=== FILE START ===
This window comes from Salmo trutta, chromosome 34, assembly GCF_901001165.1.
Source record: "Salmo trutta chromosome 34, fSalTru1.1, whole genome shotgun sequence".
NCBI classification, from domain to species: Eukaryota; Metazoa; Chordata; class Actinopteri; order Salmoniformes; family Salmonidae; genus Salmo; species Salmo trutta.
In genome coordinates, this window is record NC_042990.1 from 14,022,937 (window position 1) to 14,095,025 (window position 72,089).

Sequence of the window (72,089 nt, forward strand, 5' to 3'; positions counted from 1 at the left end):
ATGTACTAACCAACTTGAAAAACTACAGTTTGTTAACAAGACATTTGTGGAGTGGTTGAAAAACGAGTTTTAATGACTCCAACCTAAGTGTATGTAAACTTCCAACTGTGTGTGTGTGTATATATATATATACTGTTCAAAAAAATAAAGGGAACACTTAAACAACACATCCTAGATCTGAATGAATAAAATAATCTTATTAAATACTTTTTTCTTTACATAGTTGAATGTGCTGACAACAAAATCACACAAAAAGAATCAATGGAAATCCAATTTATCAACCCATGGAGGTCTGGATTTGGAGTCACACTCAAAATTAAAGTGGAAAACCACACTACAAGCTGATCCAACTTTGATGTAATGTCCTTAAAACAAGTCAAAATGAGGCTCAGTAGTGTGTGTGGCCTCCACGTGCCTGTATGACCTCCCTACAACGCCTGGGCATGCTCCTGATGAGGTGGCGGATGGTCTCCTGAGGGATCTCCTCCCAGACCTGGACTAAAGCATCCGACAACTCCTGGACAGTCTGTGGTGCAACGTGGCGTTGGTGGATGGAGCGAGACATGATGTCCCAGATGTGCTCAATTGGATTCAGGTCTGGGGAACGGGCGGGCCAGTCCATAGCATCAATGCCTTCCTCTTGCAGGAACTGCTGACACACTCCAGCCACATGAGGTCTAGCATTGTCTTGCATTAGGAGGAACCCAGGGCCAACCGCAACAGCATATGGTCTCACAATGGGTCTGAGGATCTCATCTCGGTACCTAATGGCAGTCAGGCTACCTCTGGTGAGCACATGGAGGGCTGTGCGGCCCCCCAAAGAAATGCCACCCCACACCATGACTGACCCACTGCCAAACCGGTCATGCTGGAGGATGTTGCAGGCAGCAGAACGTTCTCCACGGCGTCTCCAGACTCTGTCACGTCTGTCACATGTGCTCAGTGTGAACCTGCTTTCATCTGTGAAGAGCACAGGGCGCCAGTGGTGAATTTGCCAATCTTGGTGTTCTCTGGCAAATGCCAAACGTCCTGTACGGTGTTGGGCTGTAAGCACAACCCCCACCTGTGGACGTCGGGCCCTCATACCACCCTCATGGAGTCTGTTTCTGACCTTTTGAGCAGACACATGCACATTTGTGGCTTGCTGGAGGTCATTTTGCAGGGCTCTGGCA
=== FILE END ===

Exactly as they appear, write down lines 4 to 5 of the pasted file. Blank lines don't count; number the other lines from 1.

In genome coordinates, this window is record NC_042990.1 from 14,022,937 (window position 1) to 14,095,025 (window position 72,089).

Sequence of the window (72,089 nt, forward strand, 5' to 3'; positions counted from 1 at the left end):